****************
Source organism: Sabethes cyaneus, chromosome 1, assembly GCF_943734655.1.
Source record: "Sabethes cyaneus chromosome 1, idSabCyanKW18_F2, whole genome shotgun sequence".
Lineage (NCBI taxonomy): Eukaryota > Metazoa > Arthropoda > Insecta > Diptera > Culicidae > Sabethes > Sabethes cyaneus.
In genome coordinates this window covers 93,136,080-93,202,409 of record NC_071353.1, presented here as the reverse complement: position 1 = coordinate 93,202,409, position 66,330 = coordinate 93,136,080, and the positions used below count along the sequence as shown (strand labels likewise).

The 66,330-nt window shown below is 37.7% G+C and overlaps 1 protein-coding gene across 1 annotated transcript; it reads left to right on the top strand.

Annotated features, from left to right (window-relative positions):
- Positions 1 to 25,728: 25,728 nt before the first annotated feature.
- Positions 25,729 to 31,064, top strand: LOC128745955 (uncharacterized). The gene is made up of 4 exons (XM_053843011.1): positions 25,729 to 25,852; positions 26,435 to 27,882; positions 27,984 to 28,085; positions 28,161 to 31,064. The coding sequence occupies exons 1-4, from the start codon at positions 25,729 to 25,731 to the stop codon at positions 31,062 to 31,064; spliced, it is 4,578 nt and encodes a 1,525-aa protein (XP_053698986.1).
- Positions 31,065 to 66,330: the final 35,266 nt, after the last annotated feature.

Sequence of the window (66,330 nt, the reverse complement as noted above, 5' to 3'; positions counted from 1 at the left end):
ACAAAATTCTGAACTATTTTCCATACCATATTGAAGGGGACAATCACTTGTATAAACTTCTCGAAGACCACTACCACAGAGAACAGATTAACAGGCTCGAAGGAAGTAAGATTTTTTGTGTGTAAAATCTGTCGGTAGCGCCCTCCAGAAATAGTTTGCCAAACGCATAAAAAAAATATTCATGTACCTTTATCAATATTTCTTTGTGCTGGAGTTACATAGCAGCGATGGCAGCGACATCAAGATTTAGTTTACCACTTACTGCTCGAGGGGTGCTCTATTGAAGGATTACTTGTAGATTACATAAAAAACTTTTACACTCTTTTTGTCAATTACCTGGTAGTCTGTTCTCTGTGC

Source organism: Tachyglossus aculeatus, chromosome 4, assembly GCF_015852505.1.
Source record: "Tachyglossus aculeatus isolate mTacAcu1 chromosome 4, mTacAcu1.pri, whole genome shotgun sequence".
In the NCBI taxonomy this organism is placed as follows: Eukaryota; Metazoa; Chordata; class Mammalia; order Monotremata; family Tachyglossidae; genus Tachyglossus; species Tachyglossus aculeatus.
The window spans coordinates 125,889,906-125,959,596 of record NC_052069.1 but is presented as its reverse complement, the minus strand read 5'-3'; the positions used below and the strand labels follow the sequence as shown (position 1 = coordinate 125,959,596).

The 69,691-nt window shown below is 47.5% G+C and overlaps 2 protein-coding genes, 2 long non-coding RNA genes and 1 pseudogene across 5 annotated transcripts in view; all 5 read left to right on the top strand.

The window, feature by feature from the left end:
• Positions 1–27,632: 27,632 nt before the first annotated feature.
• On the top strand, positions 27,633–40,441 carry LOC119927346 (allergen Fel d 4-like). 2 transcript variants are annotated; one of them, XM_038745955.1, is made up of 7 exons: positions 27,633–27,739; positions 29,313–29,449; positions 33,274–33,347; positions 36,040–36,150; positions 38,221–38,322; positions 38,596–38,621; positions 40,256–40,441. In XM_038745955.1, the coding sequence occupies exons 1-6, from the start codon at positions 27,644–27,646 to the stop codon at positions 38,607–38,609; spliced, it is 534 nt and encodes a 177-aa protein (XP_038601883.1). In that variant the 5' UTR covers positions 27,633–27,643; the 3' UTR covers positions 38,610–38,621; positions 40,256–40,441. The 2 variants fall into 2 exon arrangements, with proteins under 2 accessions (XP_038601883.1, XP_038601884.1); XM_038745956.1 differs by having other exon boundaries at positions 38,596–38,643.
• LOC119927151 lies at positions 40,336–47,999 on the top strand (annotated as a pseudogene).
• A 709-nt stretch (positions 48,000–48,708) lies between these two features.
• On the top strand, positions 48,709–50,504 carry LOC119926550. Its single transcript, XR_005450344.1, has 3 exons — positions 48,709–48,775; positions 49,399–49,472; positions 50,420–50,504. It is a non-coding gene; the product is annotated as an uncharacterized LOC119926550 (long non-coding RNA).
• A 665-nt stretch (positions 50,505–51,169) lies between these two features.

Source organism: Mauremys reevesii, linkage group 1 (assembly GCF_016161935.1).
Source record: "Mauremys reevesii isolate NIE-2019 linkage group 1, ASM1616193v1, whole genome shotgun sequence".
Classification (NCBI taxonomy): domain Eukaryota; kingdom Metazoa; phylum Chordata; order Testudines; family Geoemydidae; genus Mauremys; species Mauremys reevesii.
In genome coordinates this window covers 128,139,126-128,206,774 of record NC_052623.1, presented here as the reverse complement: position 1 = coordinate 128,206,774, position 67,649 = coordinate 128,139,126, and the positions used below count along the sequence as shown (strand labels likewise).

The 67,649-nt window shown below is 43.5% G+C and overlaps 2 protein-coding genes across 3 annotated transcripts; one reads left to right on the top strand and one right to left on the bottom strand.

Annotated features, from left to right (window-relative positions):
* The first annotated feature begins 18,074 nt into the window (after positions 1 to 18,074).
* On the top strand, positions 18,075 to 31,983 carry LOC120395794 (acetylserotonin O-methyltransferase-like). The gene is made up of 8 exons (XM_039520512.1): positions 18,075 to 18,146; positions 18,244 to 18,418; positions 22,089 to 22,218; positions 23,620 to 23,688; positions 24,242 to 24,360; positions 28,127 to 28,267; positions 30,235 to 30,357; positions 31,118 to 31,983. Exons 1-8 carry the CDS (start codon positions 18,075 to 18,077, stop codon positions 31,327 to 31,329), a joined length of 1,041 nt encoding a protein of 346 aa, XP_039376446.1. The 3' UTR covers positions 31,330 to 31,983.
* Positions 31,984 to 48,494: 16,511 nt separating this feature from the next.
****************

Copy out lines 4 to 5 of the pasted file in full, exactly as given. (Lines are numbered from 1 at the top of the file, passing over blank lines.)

In genome coordinates this window covers 93,136,080-93,202,409 of record NC_071353.1, presented here as the reverse complement: position 1 = coordinate 93,202,409, position 66,330 = coordinate 93,136,080, and the positions used below count along the sequence as shown (strand labels likewise).

The 66,330-nt window shown below is 37.7% G+C and overlaps 1 protein-coding gene across 1 annotated transcript; it reads left to right on the top strand.